Students are split into groups and given a film from the Colonial Film archive to consult. One of the things that they find most surprising is the range of groups which are using film to present stories of changing imperial trade relationships: British companies such as Cadburys and BP, as well as colonial and Dominion governments.

One of the comments that crops up most is the relationship between the Orientalising discourses of colonial film and modern day attempts to promote trade. Opinion is divided on how successful advertising campaigns such as Cadbury’s ‘Zingolo’ (2009) are at evading the motifs of earlier presentations of west Africa in colonial film. However, what is clear is that this legacy remains significant to the present day.*

 

 

* Readers may be interested in following the ongoing efforts on Bristol Record Office to recatalogue and maintain the former collections of the British Empire and Commonwealth Museum, which formed an important facet of the Colonial Film project.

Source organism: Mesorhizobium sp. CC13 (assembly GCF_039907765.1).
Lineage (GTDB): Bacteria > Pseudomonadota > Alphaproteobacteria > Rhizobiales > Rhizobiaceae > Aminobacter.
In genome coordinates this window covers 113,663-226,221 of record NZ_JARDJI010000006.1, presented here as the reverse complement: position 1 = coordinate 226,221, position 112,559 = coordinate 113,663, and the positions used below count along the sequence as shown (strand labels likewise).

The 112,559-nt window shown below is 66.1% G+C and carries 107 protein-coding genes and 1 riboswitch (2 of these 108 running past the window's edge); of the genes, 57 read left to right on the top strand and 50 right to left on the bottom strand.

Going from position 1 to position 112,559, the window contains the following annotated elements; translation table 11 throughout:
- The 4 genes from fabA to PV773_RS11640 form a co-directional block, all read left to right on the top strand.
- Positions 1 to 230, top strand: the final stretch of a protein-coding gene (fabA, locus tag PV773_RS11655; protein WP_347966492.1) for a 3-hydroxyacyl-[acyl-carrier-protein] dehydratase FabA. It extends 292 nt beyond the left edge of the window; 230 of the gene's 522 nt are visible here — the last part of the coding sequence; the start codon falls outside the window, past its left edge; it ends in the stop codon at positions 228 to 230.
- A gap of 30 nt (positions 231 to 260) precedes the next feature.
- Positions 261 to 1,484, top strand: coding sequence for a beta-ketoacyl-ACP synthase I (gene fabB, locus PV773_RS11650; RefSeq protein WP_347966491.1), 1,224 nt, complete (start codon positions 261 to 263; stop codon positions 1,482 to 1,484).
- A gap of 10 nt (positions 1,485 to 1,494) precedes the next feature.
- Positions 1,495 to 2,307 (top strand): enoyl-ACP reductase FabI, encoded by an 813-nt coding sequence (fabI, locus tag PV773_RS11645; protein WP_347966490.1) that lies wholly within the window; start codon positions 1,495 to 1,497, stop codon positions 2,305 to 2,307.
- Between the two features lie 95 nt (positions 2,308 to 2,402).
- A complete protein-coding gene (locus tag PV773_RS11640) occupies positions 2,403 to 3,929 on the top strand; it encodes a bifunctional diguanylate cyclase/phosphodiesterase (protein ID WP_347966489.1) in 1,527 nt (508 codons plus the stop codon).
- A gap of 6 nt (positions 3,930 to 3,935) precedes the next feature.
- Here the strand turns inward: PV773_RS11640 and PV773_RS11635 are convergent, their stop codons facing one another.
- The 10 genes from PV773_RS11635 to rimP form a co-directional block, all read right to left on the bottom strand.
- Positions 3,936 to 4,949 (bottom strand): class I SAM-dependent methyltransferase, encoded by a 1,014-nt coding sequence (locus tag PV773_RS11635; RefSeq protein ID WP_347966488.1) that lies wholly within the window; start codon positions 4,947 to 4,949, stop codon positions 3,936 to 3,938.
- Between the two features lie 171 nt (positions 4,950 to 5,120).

Film, trade and empire workshop, Exeter, June 2015 report

Film, trade and empire workshop, Exeter, June 2015 report

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A very receptive audience for a tour of the Bill Douglas Cinema Museum with Phil Wickham!

 

It was a pleasure to recently welcome a range of experts to discuss aspects of the depiction of empire and trade in British and French film culture in collaboration with the Bill Douglas Cinema Museum. Tom Rice (St. Andrews) kicked off proceedings with a paper which discussed the role of film in imperial education in the UK considering the significance of the Empire Marketing Board and British Instructional Films, as well as figures such as William Sellers and Mary Field, in promoting colonial instructional films. As Rice notes, such figures are often overlooked- with significantly more critical attention paid to (atypical) ‘prestige’ films such as Grierson’s Drifters. Patrick Russell (BFI) explored the changing culture of industrial films over the longue duree highlighting connections between documentary networks and trade. Russell the need for more study of the relationship between industrialists and film-makers in understanding the production of these films. Furthermore, he highlighted the importance of the ‘golden age’ of industrial film production between 1945 and the early 1970s and the challenges of understanding how such films became ‘Africanised’ through processes of decolonisation and the internationalisation of production.